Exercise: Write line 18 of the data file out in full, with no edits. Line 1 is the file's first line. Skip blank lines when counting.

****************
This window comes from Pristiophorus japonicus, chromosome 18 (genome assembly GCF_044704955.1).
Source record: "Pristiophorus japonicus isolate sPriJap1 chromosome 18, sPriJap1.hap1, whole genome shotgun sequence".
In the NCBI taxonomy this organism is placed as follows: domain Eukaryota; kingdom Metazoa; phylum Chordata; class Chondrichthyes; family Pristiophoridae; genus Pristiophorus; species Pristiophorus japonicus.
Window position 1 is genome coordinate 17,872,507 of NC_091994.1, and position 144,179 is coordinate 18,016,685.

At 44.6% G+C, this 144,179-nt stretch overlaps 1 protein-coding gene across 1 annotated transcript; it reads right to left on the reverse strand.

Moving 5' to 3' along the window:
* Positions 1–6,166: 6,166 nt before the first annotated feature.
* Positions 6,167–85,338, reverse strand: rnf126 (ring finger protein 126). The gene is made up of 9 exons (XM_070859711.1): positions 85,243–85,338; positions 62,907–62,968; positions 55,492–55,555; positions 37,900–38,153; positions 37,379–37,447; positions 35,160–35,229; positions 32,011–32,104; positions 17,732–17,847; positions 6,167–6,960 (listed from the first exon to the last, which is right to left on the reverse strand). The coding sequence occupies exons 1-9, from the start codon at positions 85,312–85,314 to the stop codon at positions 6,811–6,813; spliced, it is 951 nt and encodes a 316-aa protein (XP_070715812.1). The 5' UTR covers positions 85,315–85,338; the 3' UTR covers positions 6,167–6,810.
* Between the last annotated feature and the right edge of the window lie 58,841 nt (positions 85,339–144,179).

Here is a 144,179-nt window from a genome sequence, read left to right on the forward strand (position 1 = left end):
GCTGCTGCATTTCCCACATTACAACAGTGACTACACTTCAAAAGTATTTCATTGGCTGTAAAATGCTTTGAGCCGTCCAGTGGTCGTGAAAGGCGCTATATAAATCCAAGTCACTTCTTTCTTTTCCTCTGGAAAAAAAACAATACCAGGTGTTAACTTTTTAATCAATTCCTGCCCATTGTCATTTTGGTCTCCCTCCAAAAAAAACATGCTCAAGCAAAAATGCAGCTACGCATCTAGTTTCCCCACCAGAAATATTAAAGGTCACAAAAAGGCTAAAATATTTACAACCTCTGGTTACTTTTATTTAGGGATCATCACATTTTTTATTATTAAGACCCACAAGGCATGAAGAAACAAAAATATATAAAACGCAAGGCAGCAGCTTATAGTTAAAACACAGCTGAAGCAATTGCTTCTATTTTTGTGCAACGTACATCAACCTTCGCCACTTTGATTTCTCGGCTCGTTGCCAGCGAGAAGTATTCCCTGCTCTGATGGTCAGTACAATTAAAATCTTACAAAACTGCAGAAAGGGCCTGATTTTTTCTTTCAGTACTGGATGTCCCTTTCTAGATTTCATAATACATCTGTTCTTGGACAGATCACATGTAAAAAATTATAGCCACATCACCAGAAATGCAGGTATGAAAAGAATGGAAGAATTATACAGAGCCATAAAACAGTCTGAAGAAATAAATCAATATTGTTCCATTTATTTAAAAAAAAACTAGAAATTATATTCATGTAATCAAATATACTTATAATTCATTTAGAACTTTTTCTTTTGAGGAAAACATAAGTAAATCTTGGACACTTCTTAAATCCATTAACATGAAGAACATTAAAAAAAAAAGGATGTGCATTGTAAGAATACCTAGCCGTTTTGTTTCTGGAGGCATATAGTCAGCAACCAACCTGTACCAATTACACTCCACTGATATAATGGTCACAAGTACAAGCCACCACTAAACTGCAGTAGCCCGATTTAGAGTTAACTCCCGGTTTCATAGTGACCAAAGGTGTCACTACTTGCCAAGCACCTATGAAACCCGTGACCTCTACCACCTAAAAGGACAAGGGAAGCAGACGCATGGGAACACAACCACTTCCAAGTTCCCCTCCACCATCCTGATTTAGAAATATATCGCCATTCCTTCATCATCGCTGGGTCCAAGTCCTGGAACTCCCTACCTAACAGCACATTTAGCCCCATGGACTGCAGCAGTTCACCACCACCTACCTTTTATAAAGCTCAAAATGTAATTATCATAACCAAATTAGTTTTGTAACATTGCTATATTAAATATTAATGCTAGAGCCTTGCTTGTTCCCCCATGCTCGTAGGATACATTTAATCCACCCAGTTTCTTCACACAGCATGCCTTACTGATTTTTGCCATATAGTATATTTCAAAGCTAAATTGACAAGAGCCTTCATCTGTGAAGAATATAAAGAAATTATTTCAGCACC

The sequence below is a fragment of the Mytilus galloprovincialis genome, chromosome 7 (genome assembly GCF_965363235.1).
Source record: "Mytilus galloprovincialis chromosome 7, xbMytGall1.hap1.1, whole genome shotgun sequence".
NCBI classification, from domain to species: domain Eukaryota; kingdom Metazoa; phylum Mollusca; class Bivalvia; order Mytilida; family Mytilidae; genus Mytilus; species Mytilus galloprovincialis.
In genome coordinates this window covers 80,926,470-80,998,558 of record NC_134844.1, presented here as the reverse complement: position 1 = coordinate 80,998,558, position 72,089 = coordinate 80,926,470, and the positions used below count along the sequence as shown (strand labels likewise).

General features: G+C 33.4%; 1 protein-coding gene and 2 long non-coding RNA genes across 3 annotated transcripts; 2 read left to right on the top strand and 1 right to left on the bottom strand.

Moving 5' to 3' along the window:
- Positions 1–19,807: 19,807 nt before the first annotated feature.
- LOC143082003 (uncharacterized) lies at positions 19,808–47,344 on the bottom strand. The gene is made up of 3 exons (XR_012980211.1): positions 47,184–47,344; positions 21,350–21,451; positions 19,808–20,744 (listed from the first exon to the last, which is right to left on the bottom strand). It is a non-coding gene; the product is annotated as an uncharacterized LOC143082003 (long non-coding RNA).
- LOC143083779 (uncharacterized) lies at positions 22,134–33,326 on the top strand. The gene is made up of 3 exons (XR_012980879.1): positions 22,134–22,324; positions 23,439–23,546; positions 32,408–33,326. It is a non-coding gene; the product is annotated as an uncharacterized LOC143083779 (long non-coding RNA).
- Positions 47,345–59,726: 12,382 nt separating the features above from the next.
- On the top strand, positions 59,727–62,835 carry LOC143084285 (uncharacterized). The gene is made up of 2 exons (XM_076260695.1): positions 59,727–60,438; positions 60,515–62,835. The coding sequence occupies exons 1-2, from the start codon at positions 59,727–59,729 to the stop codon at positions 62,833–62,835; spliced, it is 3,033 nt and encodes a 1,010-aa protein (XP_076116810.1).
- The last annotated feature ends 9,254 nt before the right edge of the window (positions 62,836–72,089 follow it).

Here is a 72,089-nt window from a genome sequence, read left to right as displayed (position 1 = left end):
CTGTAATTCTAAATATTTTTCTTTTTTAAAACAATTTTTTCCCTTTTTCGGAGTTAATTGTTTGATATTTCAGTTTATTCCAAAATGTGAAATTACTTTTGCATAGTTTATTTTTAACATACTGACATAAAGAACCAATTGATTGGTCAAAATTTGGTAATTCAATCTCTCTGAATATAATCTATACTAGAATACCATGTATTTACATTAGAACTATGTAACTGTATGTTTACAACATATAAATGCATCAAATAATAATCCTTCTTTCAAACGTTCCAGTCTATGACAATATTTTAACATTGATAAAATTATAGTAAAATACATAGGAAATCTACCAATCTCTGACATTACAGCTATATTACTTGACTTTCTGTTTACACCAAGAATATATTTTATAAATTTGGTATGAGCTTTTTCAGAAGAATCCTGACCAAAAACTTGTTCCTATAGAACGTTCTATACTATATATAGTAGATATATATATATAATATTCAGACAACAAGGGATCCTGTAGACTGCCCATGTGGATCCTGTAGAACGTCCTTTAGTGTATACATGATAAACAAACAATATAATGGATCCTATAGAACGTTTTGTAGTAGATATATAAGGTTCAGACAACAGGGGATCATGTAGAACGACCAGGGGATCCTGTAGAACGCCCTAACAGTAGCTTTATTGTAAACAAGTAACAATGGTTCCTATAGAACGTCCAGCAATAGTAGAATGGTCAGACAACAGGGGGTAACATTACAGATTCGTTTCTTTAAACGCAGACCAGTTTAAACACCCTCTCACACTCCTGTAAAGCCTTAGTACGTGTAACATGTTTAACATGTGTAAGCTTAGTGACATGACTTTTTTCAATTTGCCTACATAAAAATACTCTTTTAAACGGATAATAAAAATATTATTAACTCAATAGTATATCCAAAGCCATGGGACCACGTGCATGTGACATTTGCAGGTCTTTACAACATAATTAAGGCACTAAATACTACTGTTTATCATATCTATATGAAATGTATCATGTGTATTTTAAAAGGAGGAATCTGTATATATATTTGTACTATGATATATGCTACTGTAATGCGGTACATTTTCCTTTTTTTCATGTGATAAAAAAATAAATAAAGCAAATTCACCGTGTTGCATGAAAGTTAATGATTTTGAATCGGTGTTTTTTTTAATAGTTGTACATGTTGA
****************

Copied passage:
- Positions 1–19,807: 19,807 nt before the first annotated feature.